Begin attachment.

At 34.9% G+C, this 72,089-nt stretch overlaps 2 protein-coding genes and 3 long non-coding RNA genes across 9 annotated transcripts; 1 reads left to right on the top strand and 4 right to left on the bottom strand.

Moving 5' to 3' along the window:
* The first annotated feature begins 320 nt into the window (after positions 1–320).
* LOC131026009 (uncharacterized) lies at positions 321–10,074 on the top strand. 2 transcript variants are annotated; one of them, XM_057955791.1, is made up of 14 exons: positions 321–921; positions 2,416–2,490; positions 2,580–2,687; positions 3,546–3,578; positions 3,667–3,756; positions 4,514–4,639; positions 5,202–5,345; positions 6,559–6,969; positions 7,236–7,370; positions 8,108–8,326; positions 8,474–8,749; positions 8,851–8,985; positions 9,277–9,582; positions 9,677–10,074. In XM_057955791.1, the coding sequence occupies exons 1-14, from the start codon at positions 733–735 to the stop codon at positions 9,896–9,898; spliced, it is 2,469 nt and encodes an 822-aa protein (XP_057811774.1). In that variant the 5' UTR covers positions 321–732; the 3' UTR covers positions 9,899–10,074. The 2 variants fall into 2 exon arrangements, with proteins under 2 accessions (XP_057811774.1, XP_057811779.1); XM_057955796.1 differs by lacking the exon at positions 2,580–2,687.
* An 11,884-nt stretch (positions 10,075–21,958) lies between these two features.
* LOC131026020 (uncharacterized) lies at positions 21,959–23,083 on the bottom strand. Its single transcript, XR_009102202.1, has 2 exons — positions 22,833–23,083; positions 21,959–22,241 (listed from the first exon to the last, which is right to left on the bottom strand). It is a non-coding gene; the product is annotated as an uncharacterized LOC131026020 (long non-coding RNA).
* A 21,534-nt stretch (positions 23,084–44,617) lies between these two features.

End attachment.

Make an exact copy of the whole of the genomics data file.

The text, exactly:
At 34.9% G+C, this 72,089-nt stretch overlaps 2 protein-coding genes and 3 long non-coding RNA genes across 9 annotated transcripts; 1 reads left to right on the top strand and 4 right to left on the bottom strand.

Moving 5' to 3' along the window:
* The first annotated feature begins 320 nt into the window (after positions 1–320).
* LOC131026009 (uncharacterized) lies at positions 321–10,074 on the top strand. 2 transcript variants are annotated; one of them, XM_057955791.1, is made up of 14 exons: positions 321–921; positions 2,416–2,490; positions 2,580–2,687; positions 3,546–3,578; positions 3,667–3,756; positions 4,514–4,639; positions 5,202–5,345; positions 6,559–6,969; positions 7,236–7,370; positions 8,108–8,326; positions 8,474–8,749; positions 8,851–8,985; positions 9,277–9,582; positions 9,677–10,074. In XM_057955791.1, the coding sequence occupies exons 1-14, from the start codon at positions 733–735 to the stop codon at positions 9,896–9,898; spliced, it is 2,469 nt and encodes an 822-aa protein (XP_057811774.1). In that variant the 5' UTR covers positions 321–732; the 3' UTR covers positions 9,899–10,074. The 2 variants fall into 2 exon arrangements, with proteins under 2 accessions (XP_057811774.1, XP_057811779.1); XM_057955796.1 differs by lacking the exon at positions 2,580–2,687.
* An 11,884-nt stretch (positions 10,075–21,958) lies between these two features.
* LOC131026020 (uncharacterized) lies at positions 21,959–23,083 on the bottom strand. Its single transcript, XR_009102202.1, has 2 exons — positions 22,833–23,083; positions 21,959–22,241 (listed from the first exon to the last, which is right to left on the bottom strand). It is a non-coding gene; the product is annotated as an uncharacterized LOC131026020 (long non-coding RNA).
* A 21,534-nt stretch (positions 23,084–44,617) lies between these two features.